It’s hard to believe that we’re now less than 50 days away from the start of another summer! Many campers have been counting down the days with excitement since they returned home from camp last year. “OMG I get to be a CIT this year!!” is one example of a recent Facebook post. And, to be honest, there were many more exclamation points than that.
Indeed, Facebook and other virtual spaces are used more and more by kids, parents, and alumni to connect with one another and build Jewish community. But camp works in part because it gives kids opportunities to feel connected to something larger than themselves. This connection can happen, and increasingly does happen, for more than a few weeks each year.
We recently posted something on our Facebook page that asked folks to complete the following sentence: “Camp Alonim is where I _____.” The range of responses was extraordinary, as was the range of respondents – campers, staff, parents, and alumni. Here is what some of them said: Camp Alonim is where… “I found out what makes me Jewish.” “I started my first band.” “I learned to love Shabbat.” “I feel safe leaving my kids.” “I met my first boyfriend.” “I cowgirl up!” “I developed my Jewish identity and danced!” “I want to be right now.” “I am home.”
Because a picture can be worth a thousand words, we also recently ran a photo contest during which folks shared all sorts of images on our Facebook page that they felt best represented camp. Sprinkled throughout this blog post are some of the pictures that were submitted.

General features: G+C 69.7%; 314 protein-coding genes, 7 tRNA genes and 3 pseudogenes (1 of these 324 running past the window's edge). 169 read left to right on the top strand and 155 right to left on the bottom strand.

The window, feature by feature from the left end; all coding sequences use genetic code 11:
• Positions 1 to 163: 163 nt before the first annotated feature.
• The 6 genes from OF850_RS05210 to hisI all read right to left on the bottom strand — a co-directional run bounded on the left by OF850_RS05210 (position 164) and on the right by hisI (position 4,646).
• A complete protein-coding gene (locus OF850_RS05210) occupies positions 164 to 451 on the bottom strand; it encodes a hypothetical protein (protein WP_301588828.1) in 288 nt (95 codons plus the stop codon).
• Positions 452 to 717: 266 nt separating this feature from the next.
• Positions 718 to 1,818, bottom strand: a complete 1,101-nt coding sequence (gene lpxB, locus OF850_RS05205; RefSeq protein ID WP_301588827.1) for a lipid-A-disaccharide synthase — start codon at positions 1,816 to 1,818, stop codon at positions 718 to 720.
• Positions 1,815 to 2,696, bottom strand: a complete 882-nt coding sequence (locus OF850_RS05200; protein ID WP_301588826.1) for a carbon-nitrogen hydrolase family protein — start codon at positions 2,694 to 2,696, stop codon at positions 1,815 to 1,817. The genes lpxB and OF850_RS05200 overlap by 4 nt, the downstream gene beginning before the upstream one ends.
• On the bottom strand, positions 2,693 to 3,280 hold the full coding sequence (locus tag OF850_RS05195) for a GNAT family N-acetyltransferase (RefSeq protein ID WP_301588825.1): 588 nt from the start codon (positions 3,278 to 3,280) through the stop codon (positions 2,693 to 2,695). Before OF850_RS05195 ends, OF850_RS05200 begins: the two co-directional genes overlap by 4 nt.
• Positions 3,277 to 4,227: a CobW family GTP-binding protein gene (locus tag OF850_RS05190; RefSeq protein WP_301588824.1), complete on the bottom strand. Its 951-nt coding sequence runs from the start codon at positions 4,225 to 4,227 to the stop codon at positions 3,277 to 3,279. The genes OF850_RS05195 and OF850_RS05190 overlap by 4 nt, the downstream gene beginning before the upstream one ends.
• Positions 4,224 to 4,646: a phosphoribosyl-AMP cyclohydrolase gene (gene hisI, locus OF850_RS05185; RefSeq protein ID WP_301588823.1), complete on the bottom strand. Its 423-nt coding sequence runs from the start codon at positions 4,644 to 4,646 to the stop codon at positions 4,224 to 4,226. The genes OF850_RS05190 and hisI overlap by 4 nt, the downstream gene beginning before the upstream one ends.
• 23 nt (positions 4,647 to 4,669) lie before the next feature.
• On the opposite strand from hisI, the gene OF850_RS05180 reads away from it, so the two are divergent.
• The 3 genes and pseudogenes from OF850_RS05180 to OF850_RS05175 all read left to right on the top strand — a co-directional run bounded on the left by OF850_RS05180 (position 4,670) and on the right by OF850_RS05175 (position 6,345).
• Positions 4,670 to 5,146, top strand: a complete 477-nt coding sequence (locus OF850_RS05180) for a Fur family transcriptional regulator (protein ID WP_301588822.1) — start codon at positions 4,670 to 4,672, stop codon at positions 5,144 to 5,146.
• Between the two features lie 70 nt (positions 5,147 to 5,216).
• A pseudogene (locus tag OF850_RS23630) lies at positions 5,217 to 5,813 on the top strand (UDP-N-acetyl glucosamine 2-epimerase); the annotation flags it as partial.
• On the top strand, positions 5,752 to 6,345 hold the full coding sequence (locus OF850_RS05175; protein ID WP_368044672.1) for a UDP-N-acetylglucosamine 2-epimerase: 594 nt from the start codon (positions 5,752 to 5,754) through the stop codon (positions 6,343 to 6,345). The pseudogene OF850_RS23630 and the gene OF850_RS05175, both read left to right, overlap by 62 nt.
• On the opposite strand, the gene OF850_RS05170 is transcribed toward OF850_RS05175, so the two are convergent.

At this point, you might be asking yourself: why all this talk about Facebook when camp is about unplugging from electronics and getting away from the always-on world in which we live? I think the answer is best illustrated by the following story. A few days ago, Jamie, who was one of our teen program advisors last summer and who currently is studying abroad in Israel, posted on Facebook that she just “casually ran into her children” at the Shuk HaCarmel in Tel Aviv. The “children” to whom Jamie was referring are her former campers (by the way, don’t you love how staff refer to the campers as “their kids”?). Jamie shared a surprise reunion with some of her teens, which generated “likes” and “comments” from campers, staff, parents, and her other “children.” This chance encounter in Israel involved generations of camp, and the connection and reconnection extended further than it ever could before.
The connection has to start somewhere. For many kids, camp can be the first link in a lifelong connection to deep, meaningful friendships and active communities infused with the joys of Jewish living. Much of my job as a camp director is to help that first connection form, and then to help incubate all sorts of budding connections so that they can grow and thrive for a lifetime.
As I write this, staff members are being hired to “give back to camp;” parents are searching for white Shabbat clothing; alumni are reuniting with camp friends to celebrate life’s simchas and to support one another when life throws its curve-balls; and new and returning campers are counting down the days until summer. It’s community. It’s connection. It’s camp! And, when it comes to camp, there’s no such thing as too many exclamation points.